The last part is key. Because the worst P&G will do is try to sell you some Charmin. The government, however, can throw you and jail and take all your property. Time and again I see people complaining about private power, but at its core their argument really depends on the power of the state to inspire fear. Michael Moore criticizes private enterprise in Capitalism: A Love Story, but most of his vignettes actually boil down to private individuals manipulating state power. In true free market capitalism, his negative examples couldn't occur. Crony capitalism isn't a problem of private enterprise, its a problem of the increasingly powerful state. Ditto with Google: Sure I don't like having my data get sold to marketers, and at some point I may leave Google over it. But the point is that I can leave Google .... try leaving your government-enforced monopoly utility provider. Or go find an alternative to the DMV.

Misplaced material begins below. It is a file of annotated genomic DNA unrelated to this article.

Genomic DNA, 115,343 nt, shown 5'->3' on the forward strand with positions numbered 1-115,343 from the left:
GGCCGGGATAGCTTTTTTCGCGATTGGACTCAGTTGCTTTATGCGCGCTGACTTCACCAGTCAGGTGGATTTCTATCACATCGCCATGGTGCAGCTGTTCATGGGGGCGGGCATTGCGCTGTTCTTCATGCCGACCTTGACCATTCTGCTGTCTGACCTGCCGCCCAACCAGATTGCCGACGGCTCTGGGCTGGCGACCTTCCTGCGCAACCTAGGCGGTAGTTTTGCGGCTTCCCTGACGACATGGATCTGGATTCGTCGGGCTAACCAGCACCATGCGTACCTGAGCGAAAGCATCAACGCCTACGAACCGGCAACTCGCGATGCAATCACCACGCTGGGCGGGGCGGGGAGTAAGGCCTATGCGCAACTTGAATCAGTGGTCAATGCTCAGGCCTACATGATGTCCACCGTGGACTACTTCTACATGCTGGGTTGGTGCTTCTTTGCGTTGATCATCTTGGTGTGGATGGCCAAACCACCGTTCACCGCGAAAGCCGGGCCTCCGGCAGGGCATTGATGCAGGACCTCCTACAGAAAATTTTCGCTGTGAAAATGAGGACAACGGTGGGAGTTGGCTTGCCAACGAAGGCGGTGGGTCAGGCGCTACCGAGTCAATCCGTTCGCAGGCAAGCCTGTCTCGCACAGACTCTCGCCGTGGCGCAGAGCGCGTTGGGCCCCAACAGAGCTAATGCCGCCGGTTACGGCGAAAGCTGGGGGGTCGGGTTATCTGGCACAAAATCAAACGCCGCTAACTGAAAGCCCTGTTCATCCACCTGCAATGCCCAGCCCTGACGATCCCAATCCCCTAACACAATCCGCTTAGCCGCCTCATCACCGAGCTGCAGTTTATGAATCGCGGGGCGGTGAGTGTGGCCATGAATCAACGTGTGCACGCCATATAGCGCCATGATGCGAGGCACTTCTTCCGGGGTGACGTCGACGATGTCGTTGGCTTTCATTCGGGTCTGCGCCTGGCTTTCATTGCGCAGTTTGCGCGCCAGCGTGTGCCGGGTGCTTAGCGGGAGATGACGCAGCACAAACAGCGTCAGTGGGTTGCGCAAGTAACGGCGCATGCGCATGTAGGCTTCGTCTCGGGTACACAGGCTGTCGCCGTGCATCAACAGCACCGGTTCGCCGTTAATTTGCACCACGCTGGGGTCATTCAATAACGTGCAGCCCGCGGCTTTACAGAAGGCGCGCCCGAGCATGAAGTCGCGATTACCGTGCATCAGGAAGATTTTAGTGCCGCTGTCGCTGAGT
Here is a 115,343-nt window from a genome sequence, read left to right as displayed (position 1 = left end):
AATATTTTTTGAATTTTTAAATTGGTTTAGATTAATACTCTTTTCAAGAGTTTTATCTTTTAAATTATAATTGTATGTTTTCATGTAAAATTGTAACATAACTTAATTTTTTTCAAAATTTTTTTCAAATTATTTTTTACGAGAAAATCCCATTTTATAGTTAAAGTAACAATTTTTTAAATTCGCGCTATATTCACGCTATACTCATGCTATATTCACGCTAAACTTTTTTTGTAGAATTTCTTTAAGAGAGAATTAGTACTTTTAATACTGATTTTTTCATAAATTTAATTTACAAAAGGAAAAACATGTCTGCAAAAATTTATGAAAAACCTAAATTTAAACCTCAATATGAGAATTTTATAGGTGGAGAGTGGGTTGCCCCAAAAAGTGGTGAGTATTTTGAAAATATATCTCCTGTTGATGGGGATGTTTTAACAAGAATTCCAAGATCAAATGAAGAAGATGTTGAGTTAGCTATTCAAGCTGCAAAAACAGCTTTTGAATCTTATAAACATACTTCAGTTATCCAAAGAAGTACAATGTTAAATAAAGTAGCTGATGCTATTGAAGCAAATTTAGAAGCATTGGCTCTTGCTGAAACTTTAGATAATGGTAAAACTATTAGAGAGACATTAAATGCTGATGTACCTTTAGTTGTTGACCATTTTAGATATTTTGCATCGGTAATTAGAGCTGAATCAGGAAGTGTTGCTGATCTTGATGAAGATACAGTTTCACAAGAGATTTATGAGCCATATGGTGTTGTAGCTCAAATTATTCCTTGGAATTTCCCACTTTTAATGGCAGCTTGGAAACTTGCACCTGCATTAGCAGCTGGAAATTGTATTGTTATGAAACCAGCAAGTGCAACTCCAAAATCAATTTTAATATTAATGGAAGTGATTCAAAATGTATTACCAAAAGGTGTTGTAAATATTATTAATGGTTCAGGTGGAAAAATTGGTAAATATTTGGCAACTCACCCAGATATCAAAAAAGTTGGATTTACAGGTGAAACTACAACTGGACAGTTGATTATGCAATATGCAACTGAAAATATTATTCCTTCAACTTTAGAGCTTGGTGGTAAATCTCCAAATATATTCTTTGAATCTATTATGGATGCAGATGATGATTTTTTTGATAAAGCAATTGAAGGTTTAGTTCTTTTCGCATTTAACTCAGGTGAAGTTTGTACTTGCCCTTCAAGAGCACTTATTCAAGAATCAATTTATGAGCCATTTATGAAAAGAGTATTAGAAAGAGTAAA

There may be some trouble brewing in paradise, thanks to a seemingly draconian law currently under consideration in Hawaii's state legislature. If passed, H.B. 2288 would require all ISPs within the state to track and store information on their customers, including details on every website they visit, as well as their own names and addresses. The measure, introduced on Friday, also calls for this information to be recorded on each customer's digital file and stored for a full two years. Perhaps most troubling is the fact that the bill includes virtually no restrictions on how ISPs can use (read: "sell") this information, nor does it specify whether law enforcement authorities would need a court order to obtain a user's dossier from an ISP. And, because it applies to any firm that "provides access to the Internet," the law could conceivably be expanded to include not just service providers, but internet cafes, hotels or other businesses.